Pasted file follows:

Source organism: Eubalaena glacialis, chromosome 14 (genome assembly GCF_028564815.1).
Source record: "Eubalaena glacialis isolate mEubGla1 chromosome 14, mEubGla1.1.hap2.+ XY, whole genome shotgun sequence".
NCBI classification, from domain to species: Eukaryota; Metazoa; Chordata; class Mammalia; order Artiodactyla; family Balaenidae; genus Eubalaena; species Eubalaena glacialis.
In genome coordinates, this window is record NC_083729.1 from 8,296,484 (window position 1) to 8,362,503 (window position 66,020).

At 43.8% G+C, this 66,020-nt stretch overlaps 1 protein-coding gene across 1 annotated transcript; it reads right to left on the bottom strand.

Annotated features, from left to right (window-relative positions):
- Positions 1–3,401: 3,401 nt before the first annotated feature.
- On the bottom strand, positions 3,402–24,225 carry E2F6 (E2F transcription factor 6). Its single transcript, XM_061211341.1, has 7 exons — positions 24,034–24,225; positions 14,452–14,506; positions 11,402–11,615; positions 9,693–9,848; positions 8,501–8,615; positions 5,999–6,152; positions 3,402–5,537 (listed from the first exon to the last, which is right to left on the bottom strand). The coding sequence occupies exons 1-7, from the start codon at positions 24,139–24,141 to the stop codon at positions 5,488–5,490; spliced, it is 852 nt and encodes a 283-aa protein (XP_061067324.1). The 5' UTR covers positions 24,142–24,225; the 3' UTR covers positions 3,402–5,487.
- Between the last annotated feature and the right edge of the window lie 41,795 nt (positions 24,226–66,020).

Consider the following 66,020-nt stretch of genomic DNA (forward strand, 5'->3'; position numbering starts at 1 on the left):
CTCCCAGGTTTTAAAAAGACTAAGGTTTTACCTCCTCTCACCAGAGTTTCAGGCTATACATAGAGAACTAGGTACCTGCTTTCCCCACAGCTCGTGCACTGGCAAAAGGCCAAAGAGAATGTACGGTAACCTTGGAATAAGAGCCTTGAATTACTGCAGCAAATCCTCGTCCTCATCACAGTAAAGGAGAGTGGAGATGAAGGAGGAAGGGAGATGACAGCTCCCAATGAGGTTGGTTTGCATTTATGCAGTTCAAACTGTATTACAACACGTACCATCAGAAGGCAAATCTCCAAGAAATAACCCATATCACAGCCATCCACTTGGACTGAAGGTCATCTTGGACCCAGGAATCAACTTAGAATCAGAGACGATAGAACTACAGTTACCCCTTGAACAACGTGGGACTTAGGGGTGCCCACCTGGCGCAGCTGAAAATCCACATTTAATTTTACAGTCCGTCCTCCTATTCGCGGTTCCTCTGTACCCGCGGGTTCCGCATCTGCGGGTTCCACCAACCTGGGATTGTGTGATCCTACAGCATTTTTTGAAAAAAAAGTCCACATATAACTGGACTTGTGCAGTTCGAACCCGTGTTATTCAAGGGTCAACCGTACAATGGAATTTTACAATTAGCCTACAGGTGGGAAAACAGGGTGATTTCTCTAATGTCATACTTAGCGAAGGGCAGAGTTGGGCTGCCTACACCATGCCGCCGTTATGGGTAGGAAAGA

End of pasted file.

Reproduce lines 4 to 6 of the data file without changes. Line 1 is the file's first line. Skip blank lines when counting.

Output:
In genome coordinates, this window is record NC_083729.1 from 8,296,484 (window position 1) to 8,362,503 (window position 66,020).

At 43.8% G+C, this 66,020-nt stretch overlaps 1 protein-coding gene across 1 annotated transcript; it reads right to left on the bottom strand.

Annotated features, from left to right (window-relative positions):